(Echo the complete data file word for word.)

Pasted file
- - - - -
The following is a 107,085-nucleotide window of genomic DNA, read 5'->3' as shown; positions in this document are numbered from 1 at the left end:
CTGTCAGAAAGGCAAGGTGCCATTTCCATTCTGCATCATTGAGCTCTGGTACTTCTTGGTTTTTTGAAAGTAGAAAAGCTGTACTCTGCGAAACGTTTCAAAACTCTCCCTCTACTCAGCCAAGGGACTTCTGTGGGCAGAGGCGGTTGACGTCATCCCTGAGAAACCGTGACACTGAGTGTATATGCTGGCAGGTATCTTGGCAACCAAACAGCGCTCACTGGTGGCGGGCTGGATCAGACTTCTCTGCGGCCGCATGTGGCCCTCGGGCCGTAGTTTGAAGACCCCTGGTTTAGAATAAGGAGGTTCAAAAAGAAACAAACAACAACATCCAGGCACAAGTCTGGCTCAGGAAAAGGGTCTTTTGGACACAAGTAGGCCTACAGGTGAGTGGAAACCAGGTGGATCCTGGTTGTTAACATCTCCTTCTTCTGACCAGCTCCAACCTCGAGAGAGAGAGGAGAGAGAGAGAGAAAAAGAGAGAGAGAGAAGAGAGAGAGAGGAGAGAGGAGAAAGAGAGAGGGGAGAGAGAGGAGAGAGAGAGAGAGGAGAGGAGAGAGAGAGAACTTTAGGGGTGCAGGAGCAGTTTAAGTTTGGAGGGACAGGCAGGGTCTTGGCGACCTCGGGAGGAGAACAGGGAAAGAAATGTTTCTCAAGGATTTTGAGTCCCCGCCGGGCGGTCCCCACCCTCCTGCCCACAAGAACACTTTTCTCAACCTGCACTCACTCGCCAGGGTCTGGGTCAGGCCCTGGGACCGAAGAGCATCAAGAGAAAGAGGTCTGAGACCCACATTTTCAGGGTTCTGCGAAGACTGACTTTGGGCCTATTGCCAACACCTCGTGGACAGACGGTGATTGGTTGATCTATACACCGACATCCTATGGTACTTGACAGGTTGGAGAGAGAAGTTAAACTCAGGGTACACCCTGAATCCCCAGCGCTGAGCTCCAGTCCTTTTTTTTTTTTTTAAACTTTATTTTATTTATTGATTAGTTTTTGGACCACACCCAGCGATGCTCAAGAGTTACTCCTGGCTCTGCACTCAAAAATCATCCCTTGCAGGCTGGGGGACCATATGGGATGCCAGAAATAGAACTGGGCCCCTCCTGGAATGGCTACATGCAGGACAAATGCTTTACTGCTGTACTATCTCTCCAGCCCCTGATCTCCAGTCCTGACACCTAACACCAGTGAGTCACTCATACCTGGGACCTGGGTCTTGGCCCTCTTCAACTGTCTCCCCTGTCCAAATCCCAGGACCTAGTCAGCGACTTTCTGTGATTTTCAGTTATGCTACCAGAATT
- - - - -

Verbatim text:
The following is a 107,085-nucleotide window of genomic DNA, read 5'->3' as shown; positions in this document are numbered from 1 at the left end:
CTGTCAGAAAGGCAAGGTGCCATTTCCATTCTGCATCATTGAGCTCTGGTACTTCTTGGTTTTTTGAAAGTAGAAAAGCTGTACTCTGCGAAACGTTTCAAAACTCTCCCTCTACTCAGCCAAGGGACTTCTGTGGGCAGAGGCGGTTGACGTCATCCCTGAGAAACCGTGACACTGAGTGTATATGCTGGCAGGTATCTTGGCAACCAAACAGCGCTCACTGGTGGCGGGCTGGATCAGACTTCTCTGCGGCCGCATGTGGCCCTCGGGCCGTAGTTTGAAGACCCCTGGTTTAGAATAAGGAGGTTCAAAAAGAAACAAACAACAACATCCAGGCACAAGTCTGGCTCAGGAAAAGGGTCTTTTGGACACAAGTAGGCCTACAGGTGAGTGGAAACCAGGTGGATCCTGGTTGTTAACATCTCCTTCTTCTGACCAGCTCCAACCTCGAGAGAGAGAGGAGAGAGAGAGAGAAAAAGAGAGAGAGAGAAGAGAGAGAGAGGAGAGAGGAGAAAGAGAGAGGGGAGAGAGAGGAGAGAGAGAGAGAGGAGAGGAGAGAGAGAGAACTTTAGGGGTGCAGGAGCAGTTTAAGTTTGGAGGGACAGGCAGGGTCTTGGCGACCTCGGGAGGAGAACAGGGAAAGAAATGTTTCTCAAGGATTTTGAGTCCCCGCCGGGCGGTCCCCACCCTCCTGCCCACAAGAACACTTTTCTCAACCTGCACTCACTCGCCAGGGTCTGGGTCAGGCCCTGGGACCGAAGAGCATCAAGAGAAAGAGGTCTGAGACCCACATTTTCAGGGTTCTGCGAAGACTGACTTTGGGCCTATTGCCAACACCTCGTGGACAGACGGTGATTGGTTGATCTATACACCGACATCCTATGGTACTTGACAGGTTGGAGAGAGAAGTTAAACTCAGGGTACACCCTGAATCCCCAGCGCTGAGCTCCAGTCCTTTTTTTTTTTTTTAAACTTTATTTTATTTATTGATTAGTTTTTGGACCACACCCAGCGATGCTCAAGAGTTACTCCTGGCTCTGCACTCAAAAATCATCCCTTGCAGGCTGGGGGACCATATGGGATGCCAGAAATAGAACTGGGCCCCTCCTGGAATGGCTACATGCAGGACAAATGCTTTACTGCTGTACTATCTCTCCAGCCCCTGATCTCCAGTCCTGACACCTAACACCAGTGAGTCACTCATACCTGGGACCTGGGTCTTGGCCCTCTTCAACTGTCTCCCCTGTCCAAATCCCAGGACCTAGTCAGCGACTTTCTGTGATTTTCAGTTATGCTACCAGAATT